On one of Taipei’s hot and sunny day there’s nothing better than finding a shadowy place to take a rest and eating a delicious ice cream. If you’re looking for a such a place you may consider visiting the campus of National Taiwan University (NTU).
About one and a half years ago a Taiwanese friend of mine showed me for the first time the campus. She took me to a small shop – a nice one-storey building with a few tables outside and protected from the sun by trees. She explained that all the products sold in that store are made through crops grown on NTU farmland. I bought an ice cream in that shop, and it was one of the best I’ve ever eaten (not surprisingly, on weekends, when many families go to the campus to walk and relax, this ice cream is often sold out).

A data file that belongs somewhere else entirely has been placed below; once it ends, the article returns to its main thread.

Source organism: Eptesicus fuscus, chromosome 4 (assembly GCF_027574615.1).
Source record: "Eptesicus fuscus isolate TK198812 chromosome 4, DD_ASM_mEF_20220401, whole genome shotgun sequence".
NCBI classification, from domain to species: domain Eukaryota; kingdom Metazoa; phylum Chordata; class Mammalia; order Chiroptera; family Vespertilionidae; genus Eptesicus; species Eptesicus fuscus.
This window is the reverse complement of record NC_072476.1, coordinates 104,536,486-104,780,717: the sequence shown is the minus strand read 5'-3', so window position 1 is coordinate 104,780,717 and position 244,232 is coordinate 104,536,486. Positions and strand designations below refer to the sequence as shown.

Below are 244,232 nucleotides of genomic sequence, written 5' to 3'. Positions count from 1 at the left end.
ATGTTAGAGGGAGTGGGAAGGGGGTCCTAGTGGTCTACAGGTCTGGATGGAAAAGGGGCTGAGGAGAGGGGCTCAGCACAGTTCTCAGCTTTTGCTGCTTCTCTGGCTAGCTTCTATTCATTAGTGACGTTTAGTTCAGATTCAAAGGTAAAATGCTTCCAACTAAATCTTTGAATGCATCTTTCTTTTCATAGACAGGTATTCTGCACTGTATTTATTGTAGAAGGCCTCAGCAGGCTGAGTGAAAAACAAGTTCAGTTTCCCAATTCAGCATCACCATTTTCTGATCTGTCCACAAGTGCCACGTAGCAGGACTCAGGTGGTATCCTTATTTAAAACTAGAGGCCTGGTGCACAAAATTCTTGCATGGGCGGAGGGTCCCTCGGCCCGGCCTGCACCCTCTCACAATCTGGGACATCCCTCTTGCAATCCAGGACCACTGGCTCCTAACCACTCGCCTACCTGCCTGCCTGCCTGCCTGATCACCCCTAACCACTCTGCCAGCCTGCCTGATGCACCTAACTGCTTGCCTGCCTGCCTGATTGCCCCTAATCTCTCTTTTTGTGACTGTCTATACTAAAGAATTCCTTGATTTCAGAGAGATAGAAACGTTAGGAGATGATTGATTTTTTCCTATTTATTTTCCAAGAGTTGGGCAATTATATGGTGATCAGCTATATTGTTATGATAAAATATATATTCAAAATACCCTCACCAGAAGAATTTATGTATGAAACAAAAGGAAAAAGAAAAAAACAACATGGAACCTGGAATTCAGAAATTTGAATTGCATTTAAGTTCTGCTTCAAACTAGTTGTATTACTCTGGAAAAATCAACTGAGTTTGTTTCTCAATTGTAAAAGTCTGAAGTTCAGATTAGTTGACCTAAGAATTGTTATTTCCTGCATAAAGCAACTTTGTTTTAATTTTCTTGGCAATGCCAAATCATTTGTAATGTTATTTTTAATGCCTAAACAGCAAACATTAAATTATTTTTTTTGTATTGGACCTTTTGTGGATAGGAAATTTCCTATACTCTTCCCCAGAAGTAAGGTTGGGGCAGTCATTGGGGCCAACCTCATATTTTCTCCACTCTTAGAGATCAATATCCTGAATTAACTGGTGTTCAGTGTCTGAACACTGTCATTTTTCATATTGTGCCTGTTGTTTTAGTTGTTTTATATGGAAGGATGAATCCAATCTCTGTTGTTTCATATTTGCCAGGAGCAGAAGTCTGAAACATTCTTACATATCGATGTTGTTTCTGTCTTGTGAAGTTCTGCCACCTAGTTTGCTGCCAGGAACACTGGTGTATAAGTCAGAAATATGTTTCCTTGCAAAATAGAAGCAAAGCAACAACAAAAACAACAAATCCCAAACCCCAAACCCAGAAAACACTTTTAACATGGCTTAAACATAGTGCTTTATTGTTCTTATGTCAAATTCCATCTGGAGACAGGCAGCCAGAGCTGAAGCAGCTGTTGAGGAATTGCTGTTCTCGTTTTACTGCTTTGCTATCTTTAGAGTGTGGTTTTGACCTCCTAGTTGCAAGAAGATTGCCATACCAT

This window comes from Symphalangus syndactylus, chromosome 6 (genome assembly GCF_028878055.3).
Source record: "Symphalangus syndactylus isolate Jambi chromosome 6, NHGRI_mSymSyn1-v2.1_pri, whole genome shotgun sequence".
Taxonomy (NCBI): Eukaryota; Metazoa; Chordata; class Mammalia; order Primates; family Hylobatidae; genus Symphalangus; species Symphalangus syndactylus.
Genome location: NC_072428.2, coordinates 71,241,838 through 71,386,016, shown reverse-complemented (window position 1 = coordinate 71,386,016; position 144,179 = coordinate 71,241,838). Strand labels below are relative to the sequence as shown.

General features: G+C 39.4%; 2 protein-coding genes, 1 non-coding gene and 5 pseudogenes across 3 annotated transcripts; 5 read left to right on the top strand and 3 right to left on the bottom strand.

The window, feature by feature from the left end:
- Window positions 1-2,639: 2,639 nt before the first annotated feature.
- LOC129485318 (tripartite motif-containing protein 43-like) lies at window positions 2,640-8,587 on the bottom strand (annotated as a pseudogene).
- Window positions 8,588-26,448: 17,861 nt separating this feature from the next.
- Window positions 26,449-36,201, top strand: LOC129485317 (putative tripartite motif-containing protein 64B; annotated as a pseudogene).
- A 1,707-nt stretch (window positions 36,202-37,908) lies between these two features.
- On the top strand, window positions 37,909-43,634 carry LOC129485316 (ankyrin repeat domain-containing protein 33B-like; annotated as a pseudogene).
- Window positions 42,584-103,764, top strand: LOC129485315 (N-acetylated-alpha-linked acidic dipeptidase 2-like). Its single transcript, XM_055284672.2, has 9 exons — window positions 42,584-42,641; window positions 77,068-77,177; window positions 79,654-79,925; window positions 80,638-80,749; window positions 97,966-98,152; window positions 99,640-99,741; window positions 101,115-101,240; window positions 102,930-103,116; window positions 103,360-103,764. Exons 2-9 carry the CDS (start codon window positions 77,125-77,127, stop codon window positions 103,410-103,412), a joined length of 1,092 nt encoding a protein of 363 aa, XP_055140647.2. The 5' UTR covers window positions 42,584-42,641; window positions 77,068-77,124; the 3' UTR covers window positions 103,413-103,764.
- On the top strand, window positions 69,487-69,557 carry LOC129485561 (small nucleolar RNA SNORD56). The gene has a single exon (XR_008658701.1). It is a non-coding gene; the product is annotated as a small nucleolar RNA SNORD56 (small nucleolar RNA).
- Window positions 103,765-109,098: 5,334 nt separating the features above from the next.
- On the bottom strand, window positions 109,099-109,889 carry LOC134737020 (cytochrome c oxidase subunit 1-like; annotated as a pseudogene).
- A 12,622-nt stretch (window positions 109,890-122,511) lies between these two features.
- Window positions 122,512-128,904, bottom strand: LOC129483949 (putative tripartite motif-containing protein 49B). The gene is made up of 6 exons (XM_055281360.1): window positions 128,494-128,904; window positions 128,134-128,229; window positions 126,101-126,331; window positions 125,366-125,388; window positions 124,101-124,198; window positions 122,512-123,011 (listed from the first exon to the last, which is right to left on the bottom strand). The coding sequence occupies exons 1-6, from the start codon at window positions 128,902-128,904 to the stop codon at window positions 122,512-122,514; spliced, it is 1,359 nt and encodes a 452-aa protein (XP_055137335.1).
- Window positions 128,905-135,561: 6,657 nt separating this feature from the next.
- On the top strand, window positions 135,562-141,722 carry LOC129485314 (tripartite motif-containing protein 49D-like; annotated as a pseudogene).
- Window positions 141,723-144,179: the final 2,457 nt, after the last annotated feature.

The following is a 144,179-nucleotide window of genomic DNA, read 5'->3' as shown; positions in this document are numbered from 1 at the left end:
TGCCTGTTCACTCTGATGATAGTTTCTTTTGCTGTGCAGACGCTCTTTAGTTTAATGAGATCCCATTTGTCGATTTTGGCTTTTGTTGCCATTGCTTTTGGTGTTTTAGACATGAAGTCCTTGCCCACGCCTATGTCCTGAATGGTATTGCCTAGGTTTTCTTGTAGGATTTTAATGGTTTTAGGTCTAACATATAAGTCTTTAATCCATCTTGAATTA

The Affiliated Experimental Farm to the College of Bio-Resources and Agriculture of National Taiwan University, as it is officially called, is a place of teaching, research and practice for students of the said department as well as for students from nearby high-schools. It originated from the Practice Farm of Taihoku (Taipei) High School of Agriculture and Forestry, established in 1924 during the Japanese colonial era (1895-1945).
The NTU farm and the campus are a real oasis of green inside Taipei’s concrete jungle. While walking around you can even hear the noise of the vehicles coming from the large traffic arteries that surround it. And, of course, you can see the city’s landmark, Taipei 101, towering on the horizon, reminding us of how fast and radically Taiwan’s capital has changed over the past decades.